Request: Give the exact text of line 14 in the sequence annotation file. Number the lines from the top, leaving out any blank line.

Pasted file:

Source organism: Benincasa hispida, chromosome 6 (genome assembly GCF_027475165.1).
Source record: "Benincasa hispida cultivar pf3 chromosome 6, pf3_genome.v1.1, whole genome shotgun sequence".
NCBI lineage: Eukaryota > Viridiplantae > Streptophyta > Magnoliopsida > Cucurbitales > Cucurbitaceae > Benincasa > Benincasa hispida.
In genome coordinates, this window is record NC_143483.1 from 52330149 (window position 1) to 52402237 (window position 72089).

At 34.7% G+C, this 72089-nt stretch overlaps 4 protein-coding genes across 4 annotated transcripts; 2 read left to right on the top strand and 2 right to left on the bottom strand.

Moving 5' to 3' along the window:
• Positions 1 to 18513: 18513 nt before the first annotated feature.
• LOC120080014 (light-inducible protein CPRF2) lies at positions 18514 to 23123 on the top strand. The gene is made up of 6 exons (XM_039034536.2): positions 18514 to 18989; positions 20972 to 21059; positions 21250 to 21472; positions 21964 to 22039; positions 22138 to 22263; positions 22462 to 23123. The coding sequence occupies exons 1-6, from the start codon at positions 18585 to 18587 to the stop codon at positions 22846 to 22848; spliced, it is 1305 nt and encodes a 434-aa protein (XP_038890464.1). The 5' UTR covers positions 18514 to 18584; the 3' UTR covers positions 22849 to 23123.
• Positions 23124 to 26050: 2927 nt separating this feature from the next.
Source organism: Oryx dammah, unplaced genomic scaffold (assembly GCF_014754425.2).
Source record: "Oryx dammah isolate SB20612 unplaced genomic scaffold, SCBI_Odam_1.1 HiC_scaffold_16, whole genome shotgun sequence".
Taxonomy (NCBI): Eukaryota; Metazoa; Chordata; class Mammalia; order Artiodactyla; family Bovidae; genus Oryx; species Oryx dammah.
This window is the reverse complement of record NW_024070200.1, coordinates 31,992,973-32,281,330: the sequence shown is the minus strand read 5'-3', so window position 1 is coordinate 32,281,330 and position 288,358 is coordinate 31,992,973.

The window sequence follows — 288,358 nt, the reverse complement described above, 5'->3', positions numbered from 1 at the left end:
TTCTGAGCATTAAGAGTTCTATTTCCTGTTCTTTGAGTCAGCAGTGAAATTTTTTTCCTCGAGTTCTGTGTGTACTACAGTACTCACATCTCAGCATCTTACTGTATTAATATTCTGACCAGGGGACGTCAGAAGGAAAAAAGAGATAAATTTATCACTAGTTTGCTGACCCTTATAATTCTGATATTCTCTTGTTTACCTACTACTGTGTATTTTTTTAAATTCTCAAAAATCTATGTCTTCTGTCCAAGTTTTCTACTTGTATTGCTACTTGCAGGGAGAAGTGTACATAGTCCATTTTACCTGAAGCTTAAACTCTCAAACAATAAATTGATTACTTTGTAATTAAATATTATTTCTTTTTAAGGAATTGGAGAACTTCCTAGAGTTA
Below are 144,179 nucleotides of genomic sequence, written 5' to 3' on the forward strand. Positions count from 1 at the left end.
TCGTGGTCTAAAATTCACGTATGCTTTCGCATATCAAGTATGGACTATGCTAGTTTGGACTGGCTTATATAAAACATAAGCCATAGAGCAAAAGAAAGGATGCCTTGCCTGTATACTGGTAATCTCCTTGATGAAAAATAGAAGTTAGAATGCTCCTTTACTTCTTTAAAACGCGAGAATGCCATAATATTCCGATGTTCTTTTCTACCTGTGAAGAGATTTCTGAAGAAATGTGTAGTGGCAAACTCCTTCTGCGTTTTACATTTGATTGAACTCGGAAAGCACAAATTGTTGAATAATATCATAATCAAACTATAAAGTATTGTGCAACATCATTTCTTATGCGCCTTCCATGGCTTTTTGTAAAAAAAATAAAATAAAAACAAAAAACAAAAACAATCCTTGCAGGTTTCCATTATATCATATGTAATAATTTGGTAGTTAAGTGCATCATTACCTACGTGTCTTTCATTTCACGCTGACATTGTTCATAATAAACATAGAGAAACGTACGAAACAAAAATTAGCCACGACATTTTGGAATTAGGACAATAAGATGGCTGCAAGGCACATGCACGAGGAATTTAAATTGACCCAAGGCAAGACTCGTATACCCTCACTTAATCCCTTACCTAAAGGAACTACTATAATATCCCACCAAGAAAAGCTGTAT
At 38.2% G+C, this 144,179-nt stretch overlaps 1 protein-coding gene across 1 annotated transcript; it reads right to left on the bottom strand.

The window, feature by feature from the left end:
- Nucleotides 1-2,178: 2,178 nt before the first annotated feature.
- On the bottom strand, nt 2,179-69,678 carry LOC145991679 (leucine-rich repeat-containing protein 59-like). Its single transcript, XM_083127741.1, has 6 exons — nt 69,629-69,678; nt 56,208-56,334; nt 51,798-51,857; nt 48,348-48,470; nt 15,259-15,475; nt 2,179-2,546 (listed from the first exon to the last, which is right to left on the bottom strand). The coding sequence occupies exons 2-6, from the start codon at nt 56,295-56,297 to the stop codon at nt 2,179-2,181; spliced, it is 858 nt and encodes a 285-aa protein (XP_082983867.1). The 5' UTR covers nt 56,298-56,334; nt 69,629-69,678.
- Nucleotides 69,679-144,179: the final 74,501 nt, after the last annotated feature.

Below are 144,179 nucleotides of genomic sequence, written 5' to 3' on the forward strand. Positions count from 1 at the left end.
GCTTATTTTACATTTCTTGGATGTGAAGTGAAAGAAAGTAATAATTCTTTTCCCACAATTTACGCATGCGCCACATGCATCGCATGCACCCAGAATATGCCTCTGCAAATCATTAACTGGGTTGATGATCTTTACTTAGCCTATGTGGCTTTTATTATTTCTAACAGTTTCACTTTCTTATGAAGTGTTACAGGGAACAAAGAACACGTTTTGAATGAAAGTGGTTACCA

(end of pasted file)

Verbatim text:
The window sequence follows — 288,358 nt, the reverse complement described above, 5'->3', positions numbered from 1 at the left end: